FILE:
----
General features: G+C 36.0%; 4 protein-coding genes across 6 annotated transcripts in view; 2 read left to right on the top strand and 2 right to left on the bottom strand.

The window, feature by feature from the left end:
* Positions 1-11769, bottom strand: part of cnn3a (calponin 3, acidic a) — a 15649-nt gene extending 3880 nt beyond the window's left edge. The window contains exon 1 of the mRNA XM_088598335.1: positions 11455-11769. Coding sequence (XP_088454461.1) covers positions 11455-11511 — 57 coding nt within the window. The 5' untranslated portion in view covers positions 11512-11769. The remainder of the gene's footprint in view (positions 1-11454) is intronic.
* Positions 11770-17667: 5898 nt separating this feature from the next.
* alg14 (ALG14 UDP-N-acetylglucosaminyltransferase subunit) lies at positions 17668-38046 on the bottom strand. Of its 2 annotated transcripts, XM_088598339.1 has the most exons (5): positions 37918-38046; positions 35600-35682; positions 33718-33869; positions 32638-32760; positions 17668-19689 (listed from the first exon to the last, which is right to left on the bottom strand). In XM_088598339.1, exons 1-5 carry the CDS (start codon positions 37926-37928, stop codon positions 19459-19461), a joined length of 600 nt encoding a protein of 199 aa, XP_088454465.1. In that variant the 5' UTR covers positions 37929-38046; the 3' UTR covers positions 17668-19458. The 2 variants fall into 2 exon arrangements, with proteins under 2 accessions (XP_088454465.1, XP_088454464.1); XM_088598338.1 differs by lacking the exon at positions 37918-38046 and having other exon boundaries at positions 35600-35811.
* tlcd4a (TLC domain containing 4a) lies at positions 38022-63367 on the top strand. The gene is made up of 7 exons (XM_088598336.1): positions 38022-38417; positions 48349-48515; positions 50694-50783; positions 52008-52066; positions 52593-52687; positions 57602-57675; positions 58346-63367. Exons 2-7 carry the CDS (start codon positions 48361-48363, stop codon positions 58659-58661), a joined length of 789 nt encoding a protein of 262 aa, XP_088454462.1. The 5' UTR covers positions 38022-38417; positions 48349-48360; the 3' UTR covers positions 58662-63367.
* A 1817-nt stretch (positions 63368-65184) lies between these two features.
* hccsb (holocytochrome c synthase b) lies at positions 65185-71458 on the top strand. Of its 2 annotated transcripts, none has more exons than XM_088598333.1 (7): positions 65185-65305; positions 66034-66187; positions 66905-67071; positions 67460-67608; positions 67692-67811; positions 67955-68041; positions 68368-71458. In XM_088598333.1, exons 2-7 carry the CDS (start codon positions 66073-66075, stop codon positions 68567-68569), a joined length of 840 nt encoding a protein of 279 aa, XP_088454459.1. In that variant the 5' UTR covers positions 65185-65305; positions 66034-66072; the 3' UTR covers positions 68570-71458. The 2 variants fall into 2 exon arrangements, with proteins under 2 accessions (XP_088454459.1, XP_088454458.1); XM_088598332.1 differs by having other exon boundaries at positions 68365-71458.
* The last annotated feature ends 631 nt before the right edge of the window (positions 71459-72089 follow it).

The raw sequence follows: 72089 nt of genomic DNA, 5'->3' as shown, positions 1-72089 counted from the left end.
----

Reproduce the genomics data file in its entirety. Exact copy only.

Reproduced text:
General features: G+C 36.0%; 4 protein-coding genes across 6 annotated transcripts in view; 2 read left to right on the top strand and 2 right to left on the bottom strand.

The window, feature by feature from the left end:
* Positions 1-11769, bottom strand: part of cnn3a (calponin 3, acidic a) — a 15649-nt gene extending 3880 nt beyond the window's left edge. The window contains exon 1 of the mRNA XM_088598335.1: positions 11455-11769. Coding sequence (XP_088454461.1) covers positions 11455-11511 — 57 coding nt within the window. The 5' untranslated portion in view covers positions 11512-11769. The remainder of the gene's footprint in view (positions 1-11454) is intronic.
* Positions 11770-17667: 5898 nt separating this feature from the next.
* alg14 (ALG14 UDP-N-acetylglucosaminyltransferase subunit) lies at positions 17668-38046 on the bottom strand. Of its 2 annotated transcripts, XM_088598339.1 has the most exons (5): positions 37918-38046; positions 35600-35682; positions 33718-33869; positions 32638-32760; positions 17668-19689 (listed from the first exon to the last, which is right to left on the bottom strand). In XM_088598339.1, exons 1-5 carry the CDS (start codon positions 37926-37928, stop codon positions 19459-19461), a joined length of 600 nt encoding a protein of 199 aa, XP_088454465.1. In that variant the 5' UTR covers positions 37929-38046; the 3' UTR covers positions 17668-19458. The 2 variants fall into 2 exon arrangements, with proteins under 2 accessions (XP_088454465.1, XP_088454464.1); XM_088598338.1 differs by lacking the exon at positions 37918-38046 and having other exon boundaries at positions 35600-35811.
* tlcd4a (TLC domain containing 4a) lies at positions 38022-63367 on the top strand. The gene is made up of 7 exons (XM_088598336.1): positions 38022-38417; positions 48349-48515; positions 50694-50783; positions 52008-52066; positions 52593-52687; positions 57602-57675; positions 58346-63367. Exons 2-7 carry the CDS (start codon positions 48361-48363, stop codon positions 58659-58661), a joined length of 789 nt encoding a protein of 262 aa, XP_088454462.1. The 5' UTR covers positions 38022-38417; positions 48349-48360; the 3' UTR covers positions 58662-63367.
* A 1817-nt stretch (positions 63368-65184) lies between these two features.
* hccsb (holocytochrome c synthase b) lies at positions 65185-71458 on the top strand. Of its 2 annotated transcripts, none has more exons than XM_088598333.1 (7): positions 65185-65305; positions 66034-66187; positions 66905-67071; positions 67460-67608; positions 67692-67811; positions 67955-68041; positions 68368-71458. In XM_088598333.1, exons 2-7 carry the CDS (start codon positions 66073-66075, stop codon positions 68567-68569), a joined length of 840 nt encoding a protein of 279 aa, XP_088454459.1. In that variant the 5' UTR covers positions 65185-65305; positions 66034-66072; the 3' UTR covers positions 68570-71458. The 2 variants fall into 2 exon arrangements, with proteins under 2 accessions (XP_088454459.1, XP_088454458.1); XM_088598332.1 differs by having other exon boundaries at positions 68365-71458.
* The last annotated feature ends 631 nt before the right edge of the window (positions 71459-72089 follow it).

The raw sequence follows: 72089 nt of genomic DNA, 5'->3' as shown, positions 1-72089 counted from the left end.